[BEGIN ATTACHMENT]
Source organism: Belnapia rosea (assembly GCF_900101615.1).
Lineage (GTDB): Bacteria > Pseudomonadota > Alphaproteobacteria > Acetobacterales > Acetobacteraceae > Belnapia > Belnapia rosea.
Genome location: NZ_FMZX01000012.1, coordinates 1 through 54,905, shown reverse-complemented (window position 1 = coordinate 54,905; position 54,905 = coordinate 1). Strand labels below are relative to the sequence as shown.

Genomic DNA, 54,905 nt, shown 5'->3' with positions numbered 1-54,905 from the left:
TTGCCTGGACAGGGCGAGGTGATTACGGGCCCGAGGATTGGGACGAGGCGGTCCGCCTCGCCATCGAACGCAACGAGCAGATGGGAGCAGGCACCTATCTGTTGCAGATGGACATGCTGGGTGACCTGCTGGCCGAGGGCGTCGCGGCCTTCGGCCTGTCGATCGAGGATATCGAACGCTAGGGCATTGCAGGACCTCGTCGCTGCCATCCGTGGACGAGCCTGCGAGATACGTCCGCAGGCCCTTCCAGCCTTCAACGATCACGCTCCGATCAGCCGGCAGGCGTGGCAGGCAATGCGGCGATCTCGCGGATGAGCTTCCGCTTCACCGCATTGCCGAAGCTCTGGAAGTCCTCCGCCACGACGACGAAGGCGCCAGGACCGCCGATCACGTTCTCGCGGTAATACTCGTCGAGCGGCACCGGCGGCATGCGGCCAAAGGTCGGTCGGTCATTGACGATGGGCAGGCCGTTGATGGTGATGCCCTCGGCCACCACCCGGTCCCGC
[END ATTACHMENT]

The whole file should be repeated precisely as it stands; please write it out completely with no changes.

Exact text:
Source organism: Belnapia rosea (assembly GCF_900101615.1).
Lineage (GTDB): Bacteria > Pseudomonadota > Alphaproteobacteria > Acetobacterales > Acetobacteraceae > Belnapia > Belnapia rosea.
Genome location: NZ_FMZX01000012.1, coordinates 1 through 54,905, shown reverse-complemented (window position 1 = coordinate 54,905; position 54,905 = coordinate 1). Strand labels below are relative to the sequence as shown.

Genomic DNA, 54,905 nt, shown 5'->3' with positions numbered 1-54,905 from the left:
TTGCCTGGACAGGGCGAGGTGATTACGGGCCCGAGGATTGGGACGAGGCGGTCCGCCTCGCCATCGAACGCAACGAGCAGATGGGAGCAGGCACCTATCTGTTGCAGATGGACATGCTGGGTGACCTGCTGGCCGAGGGCGTCGCGGCCTTCGGCCTGTCGATCGAGGATATCGAACGCTAGGGCATTGCAGGACCTCGTCGCTGCCATCCGTGGACGAGCCTGCGAGATACGTCCGCAGGCCCTTCCAGCCTTCAACGATCACGCTCCGATCAGCCGGCAGGCGTGGCAGGCAATGCGGCGATCTCGCGGATGAGCTTCCGCTTCACCGCATTGCCGAAGCTCTGGAAGTCCTCCGCCACGACGACGAAGGCGCCAGGACCGCCGATCACGTTCTCGCGGTAATACTCGTCGAGCGGCACCGGCGGCATGCGGCCAAAGGTCGGTCGGTCATTGACGATGGGCAGGCCGTTGATGGTGATGCCCTCGGCCACCACCCGGTCCCGC